Boasting presets customized for its loudspeakers, the SC28 System Controller ($1,331.66) from QSC (www.qscaudio.com) is a 2×8 device with 32-bit, floating-point processing with 24-bit/48kHz conversion. DSP tunings incorporate IIR (Infinite Impulse Response) and FIR (Finite Impulse Response) filtering for compensation of inherent transducer and waveguide response anomalies. System configurations are selected by scrolling through a list of QSC loudspeakers and selecting the desired crossover profile (two-way, three-way, etc.). A similar process is used to identify QSC amplifiers in the system, taking into consideration the amp's sensitivity. A rear panel USB port allows new tunings to be easily loaded into the SC28.
Rane's (www.rane.com) RPM 26z ($999) can be drag-and-drop-configured on any PC with Ethernet and Windows XP using Rane's Drag Net software. The device provides a 2×6 analog I/O and an AES-3 digital input. All I/O has a user-defined processing path that can include gain, parametric, bandpass, all-pass, high- and low-shelf and -cut filters; crossovers with varying slopes and characteristics; compression; limiting; and automatic gain control. Rear panel Euroblock connectors and ground screws for direct connection to chassis help solve EMI issues due to shield wiring. Multiple units are controllable from a single PC via Ethernet.
Sabine's (www.sabine.com) Navigator Series ($995) are available in configurations ranging from 2×4 to 8×8 with Ethernet capability. Every Navigator features front panel control and 24-bit conversion with 40-bit extended processing via SHARC processor. Each audio channel has control over gain and polarity, up to eight parametric filters, a variety of crossover filters and slopes, high- and low-shelf EQ, FBX Feedback Exterminator, comp/limiter and delay adjustable in 21ms increments. Navigator Remote Control software displays system status and provides access to all parameters via PC.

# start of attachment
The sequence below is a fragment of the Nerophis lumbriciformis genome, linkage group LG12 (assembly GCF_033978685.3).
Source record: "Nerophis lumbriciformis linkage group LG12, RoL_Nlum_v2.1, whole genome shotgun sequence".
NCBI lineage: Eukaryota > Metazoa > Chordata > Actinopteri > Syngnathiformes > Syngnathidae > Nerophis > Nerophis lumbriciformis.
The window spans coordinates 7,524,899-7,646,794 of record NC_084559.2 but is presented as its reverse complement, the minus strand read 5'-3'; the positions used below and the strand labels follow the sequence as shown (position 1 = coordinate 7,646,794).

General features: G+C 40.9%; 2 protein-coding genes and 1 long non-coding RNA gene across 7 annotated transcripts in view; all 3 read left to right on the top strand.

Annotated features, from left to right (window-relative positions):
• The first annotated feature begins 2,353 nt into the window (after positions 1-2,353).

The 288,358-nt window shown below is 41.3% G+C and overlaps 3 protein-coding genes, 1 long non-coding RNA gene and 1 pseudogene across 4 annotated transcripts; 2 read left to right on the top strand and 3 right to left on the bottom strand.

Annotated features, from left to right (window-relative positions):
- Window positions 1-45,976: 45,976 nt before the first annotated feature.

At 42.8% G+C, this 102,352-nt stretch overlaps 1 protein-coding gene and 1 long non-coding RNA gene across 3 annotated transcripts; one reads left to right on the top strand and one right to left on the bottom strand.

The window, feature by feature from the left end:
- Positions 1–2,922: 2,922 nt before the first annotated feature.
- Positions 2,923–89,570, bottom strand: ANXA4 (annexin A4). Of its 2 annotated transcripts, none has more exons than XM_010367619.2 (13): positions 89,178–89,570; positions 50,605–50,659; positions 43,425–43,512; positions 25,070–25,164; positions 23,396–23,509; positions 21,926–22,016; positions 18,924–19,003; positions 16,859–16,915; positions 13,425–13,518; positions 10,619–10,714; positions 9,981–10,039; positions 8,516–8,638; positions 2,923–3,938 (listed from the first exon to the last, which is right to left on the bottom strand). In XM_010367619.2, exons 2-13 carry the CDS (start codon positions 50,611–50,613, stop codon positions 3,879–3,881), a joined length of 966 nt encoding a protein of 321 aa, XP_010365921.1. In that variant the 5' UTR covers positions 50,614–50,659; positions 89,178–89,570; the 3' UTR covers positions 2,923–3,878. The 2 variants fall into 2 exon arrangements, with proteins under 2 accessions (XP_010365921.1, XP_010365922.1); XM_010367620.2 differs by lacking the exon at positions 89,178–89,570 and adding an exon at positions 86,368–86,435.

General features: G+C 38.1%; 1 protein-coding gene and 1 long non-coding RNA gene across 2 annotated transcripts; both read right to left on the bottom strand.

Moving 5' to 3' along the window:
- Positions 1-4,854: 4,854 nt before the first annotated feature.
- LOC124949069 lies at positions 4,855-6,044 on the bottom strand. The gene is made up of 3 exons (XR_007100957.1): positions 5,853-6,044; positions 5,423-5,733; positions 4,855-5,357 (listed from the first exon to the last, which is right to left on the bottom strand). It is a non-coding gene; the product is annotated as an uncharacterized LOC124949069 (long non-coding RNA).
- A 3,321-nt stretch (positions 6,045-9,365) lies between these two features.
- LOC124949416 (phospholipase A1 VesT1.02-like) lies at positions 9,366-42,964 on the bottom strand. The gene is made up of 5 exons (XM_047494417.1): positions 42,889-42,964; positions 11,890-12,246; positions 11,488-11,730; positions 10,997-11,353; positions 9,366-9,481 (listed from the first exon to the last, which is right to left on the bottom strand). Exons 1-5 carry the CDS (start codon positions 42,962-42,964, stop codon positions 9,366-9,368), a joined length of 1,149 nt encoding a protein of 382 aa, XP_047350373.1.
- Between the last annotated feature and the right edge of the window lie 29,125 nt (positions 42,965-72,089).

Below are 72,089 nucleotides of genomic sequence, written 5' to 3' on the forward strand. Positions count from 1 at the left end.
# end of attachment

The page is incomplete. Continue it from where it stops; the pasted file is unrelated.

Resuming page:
The Integrator Series Deuce 722 ($849) from Symetrix (www.SymetrixAudio.com) is an audio DSP toolbox with two analog ins and outs accommodating mic or line-level input. Mic preamp, compression, expansion, de-essing, AGC, ambient noise compensation, feedback elimination and EQ are all performed in the single-rackspace unit. A rear panel Ethernet jack combined with a Windows interface facilitates setup and editing of parameters. Applications for the Deuce 722 include front-of-house speaker management, monitor EQ and feedback elimination, voice processing for P.A. and paging over background music.
The EQ Station ($5,245 to $9,345, depending on configuration) from TC Electronic (
The EQ Station ($5,245 to $9,345, depending on configuration) from TC Electronic (www.tcelectronic.com) runs eight channels of analog I/O on balanced XLR connectors, sampling at 6.1 MHz with 24-bit resolution. Dedicated front panel encoders for frequency, bandwidth and gain provide control over graphic, parametric and dynamic EQ. Each channel has 6-band parametric EQ, 29-band graphic EQ with four types of filtering, 3-band dynamic EQ or 2-band “paradynamic” EQ, peak limiter and delay. Channels may be linked for stereo operation, and an optional expansion card accepts AES/EBU digital I/O. VirtualEQ Station software allows the unit to be remotely controlled from a PC using standard TCP/IP protocol. MotoFader 64 is a companion remote featuring 29 motorized faders with instant access to 64 channels of graphic EQ.
XTA's (www.xta.co.uk) DP448 ($5,795) has a 4×8 audio I/O with 96kHz/24-bit processing. To facilitate configuration of new systems, it features templates with preset system routing and crossover points that can be user-tuned. Any audio output may be fed from any input, or combination of inputs, forming a flexible matrix. Input functions include 28-band graphic EQ and eight bands of parametric EQ, while output processing features nine parametric bands per output and crossover filters with slopes ranging from 6 to 48dB/octave. Also available is high- and low-shelf EQ, look-ahead limiting and phase adjustment in 2-degree increments. Audiocore PC software provides quick linking of I/Os, and up to 128 units are networkable using standard XLR cables.
The DME Digital Mixing Engine Series of controllers from Yamaha (www.yamahaproaudio.com) combine mixer, EQ, crossover, dynamics control, feedback suppression and even WAV file players. The DME64N ($6,500) and DME24N ($3,600) feature 24-bit/96kHz DSP using Yamaha's DSP7 chip for audio processing. The DME64N has four rear panel Yamaha Mini-YGDAI expansion slots, allowing up to 64 I/O channels to be added. The DME24N features eight built-in analog I/Os and one Mini-YGDAI slot for an additional 16 channels. Expansion card options include analog or digital I/O in a variety of formats. DME Satellite Series network interfaces can be used to expand a DME system to CobraNet or EtherSound networked audio protocols, enabling remote-control I/O and distributed processing for increased system flexibility. DME Designer software runs on most Windows-based computers, allowing a user to graphically compile the audio components required for a particular system.
In addition to being Mix's sound reinforcement editor, Steve La Cerra mixes front of house for Blue Öyster Cult.